This post is by Tom Crosthwaite of Bobsled Marketing.
Amazon likes to encourage sellers to trade internationally, and has an extensive educational and support program called Amazon Global Selling.
For Amazon, when sellers expand internationally it improves product selection and competition, providing customers with more choice and lower prices.
For brands, selling internationally on Amazon can provide additional sales from their existing product lines, without disrupting the established distribution network in their home market.
So, what is Amazon Global Selling and how can sellers benefit from it?
What are my options for selling on international Amazon sites?
Brands can reach international Amazon customers in a few different ways:
The FBA Export program allows customers from different countries to order your FBA products stored in one country.
For example, when an Amazon.com seller enables FBA Export, Australian customers can purchase your product on Amazon.com and Amazon will ship the order to Australia on your behalf.
Amazon Global Selling
This program offers brands a way to manage multiple product offers across international “target” marketplaces from a single “source” marketplace.
Separate Amazon accounts
Brands can sell across multiple Amazon marketplaces, and manage each account independently.
This allows you to expand to multiple Amazon markets, without linking the accounts using Amazon Global Selling.
A final option is to use international resellers or distributors. Brands can sell their products wholesale to a third party who will resell their inventory on Amazon internationally.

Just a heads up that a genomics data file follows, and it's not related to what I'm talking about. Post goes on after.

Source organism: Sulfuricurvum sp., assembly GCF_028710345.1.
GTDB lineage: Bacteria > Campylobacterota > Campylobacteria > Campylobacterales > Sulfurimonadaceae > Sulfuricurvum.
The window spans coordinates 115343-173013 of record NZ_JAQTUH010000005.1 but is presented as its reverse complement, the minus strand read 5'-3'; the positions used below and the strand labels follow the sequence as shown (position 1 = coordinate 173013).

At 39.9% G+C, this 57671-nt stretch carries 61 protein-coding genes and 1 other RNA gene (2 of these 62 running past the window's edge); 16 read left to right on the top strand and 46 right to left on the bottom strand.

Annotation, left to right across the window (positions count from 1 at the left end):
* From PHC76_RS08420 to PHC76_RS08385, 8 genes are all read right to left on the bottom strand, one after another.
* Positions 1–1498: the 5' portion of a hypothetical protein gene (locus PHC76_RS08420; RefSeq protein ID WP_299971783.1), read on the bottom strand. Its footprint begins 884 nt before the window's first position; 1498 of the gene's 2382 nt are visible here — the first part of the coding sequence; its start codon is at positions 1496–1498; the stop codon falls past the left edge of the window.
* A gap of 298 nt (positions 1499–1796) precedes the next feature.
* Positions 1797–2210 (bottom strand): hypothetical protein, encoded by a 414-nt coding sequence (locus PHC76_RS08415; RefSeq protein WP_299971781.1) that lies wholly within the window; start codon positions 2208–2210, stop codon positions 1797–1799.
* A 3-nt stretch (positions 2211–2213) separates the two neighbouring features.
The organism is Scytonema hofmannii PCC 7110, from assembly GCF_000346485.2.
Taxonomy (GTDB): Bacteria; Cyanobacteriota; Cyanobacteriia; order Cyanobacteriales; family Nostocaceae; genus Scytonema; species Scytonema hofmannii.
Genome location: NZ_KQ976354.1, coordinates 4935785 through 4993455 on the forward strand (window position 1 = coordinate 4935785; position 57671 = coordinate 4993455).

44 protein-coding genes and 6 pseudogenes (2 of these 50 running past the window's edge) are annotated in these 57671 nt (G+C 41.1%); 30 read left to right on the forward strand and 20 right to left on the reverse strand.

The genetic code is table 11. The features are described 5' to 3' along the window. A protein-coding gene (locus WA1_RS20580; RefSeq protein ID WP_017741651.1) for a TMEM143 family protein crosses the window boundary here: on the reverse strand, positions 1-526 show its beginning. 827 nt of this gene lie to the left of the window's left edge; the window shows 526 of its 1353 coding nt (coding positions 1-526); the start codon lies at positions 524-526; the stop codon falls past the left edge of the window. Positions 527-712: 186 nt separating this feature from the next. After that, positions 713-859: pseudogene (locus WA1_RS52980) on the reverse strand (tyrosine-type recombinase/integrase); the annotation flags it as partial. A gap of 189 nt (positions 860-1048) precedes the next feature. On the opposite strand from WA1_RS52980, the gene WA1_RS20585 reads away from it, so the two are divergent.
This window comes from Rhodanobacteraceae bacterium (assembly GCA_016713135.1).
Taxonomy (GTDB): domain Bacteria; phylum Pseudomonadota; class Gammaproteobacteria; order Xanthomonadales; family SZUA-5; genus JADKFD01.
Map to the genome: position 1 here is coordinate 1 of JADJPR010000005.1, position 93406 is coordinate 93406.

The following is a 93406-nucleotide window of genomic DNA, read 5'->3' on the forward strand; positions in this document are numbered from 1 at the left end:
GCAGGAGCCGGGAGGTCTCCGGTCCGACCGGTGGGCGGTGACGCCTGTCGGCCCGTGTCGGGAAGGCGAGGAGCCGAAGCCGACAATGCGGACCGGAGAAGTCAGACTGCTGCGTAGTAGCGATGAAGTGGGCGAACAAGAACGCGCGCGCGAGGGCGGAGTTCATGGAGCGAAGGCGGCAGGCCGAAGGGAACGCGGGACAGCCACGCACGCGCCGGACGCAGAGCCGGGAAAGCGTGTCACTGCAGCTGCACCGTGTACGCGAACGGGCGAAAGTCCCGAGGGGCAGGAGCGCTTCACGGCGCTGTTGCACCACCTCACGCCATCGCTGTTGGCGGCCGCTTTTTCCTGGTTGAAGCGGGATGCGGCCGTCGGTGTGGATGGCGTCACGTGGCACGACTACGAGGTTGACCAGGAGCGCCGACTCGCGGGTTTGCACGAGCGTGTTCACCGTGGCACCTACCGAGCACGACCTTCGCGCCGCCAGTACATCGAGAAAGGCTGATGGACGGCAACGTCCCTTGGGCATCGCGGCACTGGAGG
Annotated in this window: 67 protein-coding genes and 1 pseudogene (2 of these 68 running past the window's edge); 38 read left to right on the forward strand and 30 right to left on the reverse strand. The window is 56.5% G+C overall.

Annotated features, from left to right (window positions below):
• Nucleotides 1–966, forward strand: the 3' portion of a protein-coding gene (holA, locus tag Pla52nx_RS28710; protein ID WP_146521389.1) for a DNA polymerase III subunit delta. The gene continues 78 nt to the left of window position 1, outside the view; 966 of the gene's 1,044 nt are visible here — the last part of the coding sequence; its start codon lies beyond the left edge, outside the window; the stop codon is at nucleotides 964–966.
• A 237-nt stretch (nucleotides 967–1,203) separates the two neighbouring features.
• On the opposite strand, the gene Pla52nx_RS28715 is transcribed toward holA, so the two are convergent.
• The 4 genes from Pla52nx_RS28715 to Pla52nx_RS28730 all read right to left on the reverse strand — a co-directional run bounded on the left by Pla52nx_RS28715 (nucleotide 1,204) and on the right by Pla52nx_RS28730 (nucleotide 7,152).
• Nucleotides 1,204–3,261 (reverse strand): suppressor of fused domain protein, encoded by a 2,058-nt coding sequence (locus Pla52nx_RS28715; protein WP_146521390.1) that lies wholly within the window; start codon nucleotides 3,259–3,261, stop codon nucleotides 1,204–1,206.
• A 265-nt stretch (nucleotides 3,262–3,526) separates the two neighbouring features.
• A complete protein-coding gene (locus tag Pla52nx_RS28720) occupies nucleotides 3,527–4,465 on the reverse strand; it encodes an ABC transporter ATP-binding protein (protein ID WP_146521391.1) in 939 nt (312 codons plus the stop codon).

There are pros and cons to each mode of international expansion, and the “right” option depends on your brand’s specific growth goals.
What is Amazon Global Selling?
Amazon Global Selling allows brands to list and sell their products on Amazon marketplaces in Europe, Asia-Pacific, the Middle East and the Americas.
By enrolling in Amazon Global, brands can use the Build International Listings (BIL) tool to develop and create offers in a “source” marketplace and expand these offers out to “target” marketplaces.
The idea is that sellers save time and effort by managing offers in one marketplace. However, the program does not guarantee the creation of new product detail pages in targeted marketplaces. There are other synchronization challenges with Amazon Global relating to inventory, pricing and selling regulations. Therefore in some instances, sellers may prefer to sell across multiple marketplaces without unifying different accounts under Amazon Global Selling.
Anyone with an Amazon seller account can enroll in Amazon Global Selling, but they must register a new selling account for each marketplace they want to expand into. For example, a US-based seller who wants to expand into Australia will have to create an Amazon.com.au seller account.
The exceptions are the unified accounts for North America (US, Canada, and Mexico) and Europe (UK, Germany, France, Italy, Netherlands and Spain). For example, if a US-based seller wants to expand to Canada via Amazon Global, they can use their existing US Amazon account and do not need to register separately.